Why the human touch still counts in experiential

Digital communication is no substitute for human connection through travel” were the words uttered recently by Simon Lloyd, marketing director at Virgin Atlantic. It’s a sentiment that I strongly believe applies not just to the travel sector, but is a point that all brands should bear in mind when developing their marketing strategies.

There is no substitute for being able to see, touch, feel and generally interact with a product – to ‘try before you buy’. It is precisely this kind of immersion marketing that creates a bond between brand and buyer, builds loyalty and keeps them coming back for more.

Yet in this digitally driven age, it can become all too easy to lose sight of the value of the human touch. In the marketing world, we hurtle head on into finding ways to do everything digitally – from augmenting social media strategies to automating data capture. Even in experiential circles now, we’re beginning to see the real impact of technology on the field marketing experience. New digital innovations increasingly close the gap between on and offline worlds, creating user experiences that are interactive and socially integrated. Experiential retail can now take the form of anything from the use of augmented reality to let customers try on ‘virtual’ merchandise, to 3D – and even 4D shop front displays.

Brands will always want to push the boundaries when it comes to the use of digital techniques to enhance the experiential experience. But no amount of technology can replace the value of the human touch. To communicate and share experiences face to face is a tribal thing. In marketing terms, the experiential experience dates back to a time when shopping experiences took place at the local grocery store – with the local butcher or baker interacting one-on-one with the customer – selling by using the personal touch. This is what brands should still aspire to do more of. Whether they’re interacting with customers in store or on stands in shopping centres – the principle remains the same.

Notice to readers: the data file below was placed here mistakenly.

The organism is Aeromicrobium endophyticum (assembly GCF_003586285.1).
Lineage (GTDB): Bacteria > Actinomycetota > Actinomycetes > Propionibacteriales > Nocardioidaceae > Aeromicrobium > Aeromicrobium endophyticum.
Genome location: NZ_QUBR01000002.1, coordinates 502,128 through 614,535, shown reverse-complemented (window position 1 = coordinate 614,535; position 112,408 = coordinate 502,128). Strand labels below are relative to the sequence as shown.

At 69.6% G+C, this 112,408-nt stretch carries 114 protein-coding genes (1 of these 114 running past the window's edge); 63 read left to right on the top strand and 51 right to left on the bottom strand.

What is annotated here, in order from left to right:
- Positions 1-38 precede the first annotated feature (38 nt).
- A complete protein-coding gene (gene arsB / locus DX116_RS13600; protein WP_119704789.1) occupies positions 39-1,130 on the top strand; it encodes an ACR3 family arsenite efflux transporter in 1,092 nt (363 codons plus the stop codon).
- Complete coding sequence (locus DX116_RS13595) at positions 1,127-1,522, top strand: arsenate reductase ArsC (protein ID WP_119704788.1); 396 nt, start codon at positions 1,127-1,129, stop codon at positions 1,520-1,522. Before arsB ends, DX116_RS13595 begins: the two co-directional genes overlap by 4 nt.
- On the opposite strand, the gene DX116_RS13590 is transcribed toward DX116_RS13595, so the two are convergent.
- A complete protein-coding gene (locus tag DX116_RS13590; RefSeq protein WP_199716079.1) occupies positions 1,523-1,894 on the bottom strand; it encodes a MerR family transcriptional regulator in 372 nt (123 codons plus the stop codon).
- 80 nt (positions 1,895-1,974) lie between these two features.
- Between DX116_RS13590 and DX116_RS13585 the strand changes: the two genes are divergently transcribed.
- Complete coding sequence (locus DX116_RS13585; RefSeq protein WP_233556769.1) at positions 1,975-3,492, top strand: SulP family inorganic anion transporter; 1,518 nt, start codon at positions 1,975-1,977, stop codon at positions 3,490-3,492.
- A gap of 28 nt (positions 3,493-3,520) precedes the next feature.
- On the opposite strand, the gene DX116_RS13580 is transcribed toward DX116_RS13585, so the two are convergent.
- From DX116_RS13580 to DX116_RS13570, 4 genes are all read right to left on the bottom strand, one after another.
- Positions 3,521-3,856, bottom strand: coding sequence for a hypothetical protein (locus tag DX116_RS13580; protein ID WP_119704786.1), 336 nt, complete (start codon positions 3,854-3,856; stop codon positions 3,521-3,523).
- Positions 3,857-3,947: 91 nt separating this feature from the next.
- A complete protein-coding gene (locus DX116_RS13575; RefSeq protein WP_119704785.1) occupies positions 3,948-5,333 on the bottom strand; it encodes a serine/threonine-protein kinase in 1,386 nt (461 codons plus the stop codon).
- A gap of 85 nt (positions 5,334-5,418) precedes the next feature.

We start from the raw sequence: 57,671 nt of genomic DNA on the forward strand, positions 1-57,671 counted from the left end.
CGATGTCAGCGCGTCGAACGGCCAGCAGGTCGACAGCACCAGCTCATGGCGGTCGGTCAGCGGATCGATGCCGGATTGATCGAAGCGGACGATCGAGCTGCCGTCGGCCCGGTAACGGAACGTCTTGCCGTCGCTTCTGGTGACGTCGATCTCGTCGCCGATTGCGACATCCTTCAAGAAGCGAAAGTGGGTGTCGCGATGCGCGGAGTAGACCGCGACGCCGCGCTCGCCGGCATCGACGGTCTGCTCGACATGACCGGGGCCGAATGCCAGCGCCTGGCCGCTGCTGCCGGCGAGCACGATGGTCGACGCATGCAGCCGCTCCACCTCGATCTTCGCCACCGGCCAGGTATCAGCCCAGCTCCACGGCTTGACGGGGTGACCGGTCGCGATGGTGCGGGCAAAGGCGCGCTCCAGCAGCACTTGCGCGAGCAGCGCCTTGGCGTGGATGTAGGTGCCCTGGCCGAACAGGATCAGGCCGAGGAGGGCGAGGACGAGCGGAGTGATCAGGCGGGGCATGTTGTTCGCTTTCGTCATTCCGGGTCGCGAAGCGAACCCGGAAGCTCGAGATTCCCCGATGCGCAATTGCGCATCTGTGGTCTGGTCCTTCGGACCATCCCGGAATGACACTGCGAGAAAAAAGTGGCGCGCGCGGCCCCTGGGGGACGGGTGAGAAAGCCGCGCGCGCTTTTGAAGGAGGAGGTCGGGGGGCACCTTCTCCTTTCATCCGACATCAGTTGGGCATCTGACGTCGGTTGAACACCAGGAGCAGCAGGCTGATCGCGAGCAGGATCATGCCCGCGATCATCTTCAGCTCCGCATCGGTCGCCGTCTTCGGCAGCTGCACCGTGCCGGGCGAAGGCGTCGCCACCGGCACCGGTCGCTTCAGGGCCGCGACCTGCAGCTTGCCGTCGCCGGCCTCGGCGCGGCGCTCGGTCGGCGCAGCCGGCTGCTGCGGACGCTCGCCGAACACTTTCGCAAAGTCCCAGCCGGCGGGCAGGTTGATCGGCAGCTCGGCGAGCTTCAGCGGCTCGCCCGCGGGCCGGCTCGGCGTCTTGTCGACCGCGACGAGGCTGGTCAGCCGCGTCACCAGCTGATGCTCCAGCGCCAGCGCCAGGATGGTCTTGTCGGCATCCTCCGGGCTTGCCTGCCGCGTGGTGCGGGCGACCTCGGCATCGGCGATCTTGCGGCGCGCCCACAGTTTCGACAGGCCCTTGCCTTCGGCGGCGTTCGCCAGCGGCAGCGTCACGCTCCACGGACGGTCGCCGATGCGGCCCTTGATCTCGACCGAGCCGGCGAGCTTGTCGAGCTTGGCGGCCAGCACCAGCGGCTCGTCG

Morrisons, with its current sponsorship of ‘Britain’s Got Talent’ and Ant & Dec’s ‘Saturday Night Takeaway’ (pictured) is taking the experiential experience right back to its traditional roots. It is using the TV ad campaign to showcase the traditional skills of its thousands of trained bakers, butchers and fishmongers, in effect turning them into mini-celebrities in their own right in-store. That activity is then filtered down into actual in-store sampling and experiential activity. It’s a great example of a big brand like Morrisons being able to offer a personalised shopping experience (the ‘hey there’s the guy from the TV ad’ moment) and I’m sure it will do very well out of it.

What I’m not trying to say here is that the best experiential campaigns are the ones rooted to past tradition – technology has a pivotal role to play now and in the future of the retail shopper experience. There is of course the argument to say that for the consumer of tomorrow, virtual shopping and retail assistants as little more than holograms will be the accepted norm. But I think for the 25 and over group – who are by far the heavier purchasers of the FMCG products that rely heavily on experiential as a part of their marketing strategy – the human touch will continue to go a long way for many years to come.

Will Northover is Client Services Manager at Blackjack Promotions.